Kim highlights global health past
By Katie Gonzalez, The Dartmouth Staff
Published on Thursday, April 8, 2010
Drawing from his experiences as a leader in global health administration, College President Jim Yong Kim stressed the need to incorporate “health care delivery science” into undergraduate education during a lecture to community members held in Spaulding Auditorium on Wednesday.
Dartmouth “definitely needs to get moving” on adapting programs where students can “think creatively about the biggest troubles of our times,” Kim said in response to a question asked by an audience member after the lecture.
“If we start teaching this at the medical school stage, it’s too late,” he said. “We need to start training people at the undergraduate level. We have to build into the liberal arts education that taking on some of our complex organizational challenges are the most important of all.”
Low aspirations and poor execution among public health administrators continues to hinder the delivery of aid to poor countries, according to Kim.
“It’s not just about health care,” Kim said. “It’s about getting serious about executing our social goals. In the social sector, we’ve been able to execute poorly and stay in business.”
When Kim was treating patients with multidrug-resistant tuberculosis in a rural area near Lima, Peru, critics in the global health industry told him that treating the area’s sick and impoverished was too complicated and expensive, he said.
“What everyone said was, ‘you can’t do it, it’s impossible,’” Kim said. “The Minister of Health of Peru along with people at the World Health Organization said, ‘If you treat a single patient we will kick you out of the country.’”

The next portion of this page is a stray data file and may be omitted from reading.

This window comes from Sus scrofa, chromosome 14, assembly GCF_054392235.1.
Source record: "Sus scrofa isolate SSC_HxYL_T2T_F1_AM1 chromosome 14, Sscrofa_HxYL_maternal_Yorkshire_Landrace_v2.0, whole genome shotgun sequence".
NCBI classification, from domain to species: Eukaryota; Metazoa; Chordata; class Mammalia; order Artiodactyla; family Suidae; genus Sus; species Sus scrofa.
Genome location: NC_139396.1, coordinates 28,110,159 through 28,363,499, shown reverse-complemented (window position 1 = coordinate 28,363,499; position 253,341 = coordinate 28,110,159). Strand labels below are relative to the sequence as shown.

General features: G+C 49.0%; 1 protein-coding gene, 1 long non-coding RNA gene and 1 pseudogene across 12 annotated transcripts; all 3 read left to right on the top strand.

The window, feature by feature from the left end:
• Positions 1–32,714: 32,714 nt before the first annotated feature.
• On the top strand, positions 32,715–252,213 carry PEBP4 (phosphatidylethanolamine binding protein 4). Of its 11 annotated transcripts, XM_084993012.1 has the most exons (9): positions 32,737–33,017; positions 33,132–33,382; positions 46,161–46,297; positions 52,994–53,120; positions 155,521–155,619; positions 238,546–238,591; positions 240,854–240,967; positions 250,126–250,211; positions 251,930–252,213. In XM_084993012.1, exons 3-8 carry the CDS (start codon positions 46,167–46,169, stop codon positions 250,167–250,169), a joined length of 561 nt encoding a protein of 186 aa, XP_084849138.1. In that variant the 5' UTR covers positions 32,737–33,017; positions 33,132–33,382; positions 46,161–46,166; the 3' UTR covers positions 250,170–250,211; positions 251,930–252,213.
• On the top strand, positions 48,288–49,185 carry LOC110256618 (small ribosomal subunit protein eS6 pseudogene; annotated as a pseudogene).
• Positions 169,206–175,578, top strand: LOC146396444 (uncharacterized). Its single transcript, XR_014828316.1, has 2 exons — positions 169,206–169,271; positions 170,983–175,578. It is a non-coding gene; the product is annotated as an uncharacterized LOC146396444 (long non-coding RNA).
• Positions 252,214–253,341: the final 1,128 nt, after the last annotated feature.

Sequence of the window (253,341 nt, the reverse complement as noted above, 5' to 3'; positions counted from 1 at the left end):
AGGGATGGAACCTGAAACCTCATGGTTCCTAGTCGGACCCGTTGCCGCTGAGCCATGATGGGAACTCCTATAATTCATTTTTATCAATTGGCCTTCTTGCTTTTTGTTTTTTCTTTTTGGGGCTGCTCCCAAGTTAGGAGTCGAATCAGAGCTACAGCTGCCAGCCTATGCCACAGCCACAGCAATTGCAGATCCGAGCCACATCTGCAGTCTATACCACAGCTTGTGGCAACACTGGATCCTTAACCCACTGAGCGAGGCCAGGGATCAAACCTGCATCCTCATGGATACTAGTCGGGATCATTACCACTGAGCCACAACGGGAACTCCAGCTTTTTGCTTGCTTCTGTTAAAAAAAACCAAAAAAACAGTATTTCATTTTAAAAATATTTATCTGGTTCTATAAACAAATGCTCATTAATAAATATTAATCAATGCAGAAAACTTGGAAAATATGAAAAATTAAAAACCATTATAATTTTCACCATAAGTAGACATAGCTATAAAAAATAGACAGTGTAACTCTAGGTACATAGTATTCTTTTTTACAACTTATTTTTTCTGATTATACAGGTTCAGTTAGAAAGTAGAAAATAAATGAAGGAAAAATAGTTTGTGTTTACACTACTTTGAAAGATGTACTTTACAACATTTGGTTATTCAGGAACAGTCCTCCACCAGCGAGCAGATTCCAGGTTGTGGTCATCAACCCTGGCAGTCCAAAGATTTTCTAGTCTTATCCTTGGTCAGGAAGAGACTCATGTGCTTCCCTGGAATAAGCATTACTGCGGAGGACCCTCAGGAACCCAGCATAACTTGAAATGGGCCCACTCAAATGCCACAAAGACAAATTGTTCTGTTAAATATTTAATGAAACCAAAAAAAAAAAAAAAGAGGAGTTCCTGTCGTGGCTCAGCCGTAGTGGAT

Despite being told that the task was too large an undertaking, Kim and his associates at Partners In Health, which he co-founded, defied convention and achieved an 85 percent cure rate in the first group of patients that received the $30,000 treatment, he said.
“If people from the military or the business world said you can’t do it, we would understand,” Kim said. “But it was people from the health world. When President Kennedy said that we were going to fly to the moon, do you think the people at NASA said, ‘Oh, it’s too far, it’s too difficult’?”
PIH conducted extensive research into alternative means of obtaining the drugs needed to treat the tuberculosis strain, and within a year the price of the treatment dropped 84 percent and 90 percent, according to Kim.
His experience with the medical community in Peru demonstrated the importance of innovation as a way to make medical efforts as efficient and effective as possible, Kim said.
Despite the presence of approximately 9,000 charitable organizations in Haiti, making it a country with one of the largest numbers of charitable organizations in the world, the groups’ lack of effective execution has prevented them from providing adequate services to victims of the recent earthquake, Kim said.
Nonprofit groups and nongovernmental organizations allowed their operating expenses to exceed a responsible amount, in some instances reaching overhead costs of 30 to 50 percent, Kim said.
“[PIH] never allowed our overhead to get over 5 percent, and we’ve held ourselves to a standard of execution we would hold in the United States,” he said. “For years we were called crazy, too idealistic.”
Poor implementation of health policies will lead to greater inequality in countries, according to Kim.
“The Gates Foundation says that there are three important things in global health: discovery, development and the third ‘d,’ which is delivery,” he said. “But they’re still trying to find out what that means. We’re always, always shortchanging delivery.”
A lack of coordination and consistency plagues the health care policies of the United States, Kim said, citing the U.S. health care system’s high costs.
“[The health care bill] ensured access to a large group of people, but it’s not attacking cost and quality,” he said. “What we need to do is make the argument that it’s time to really invest in making the delivery of health care into a field, into a career where the best and the brightest can devote their lives.”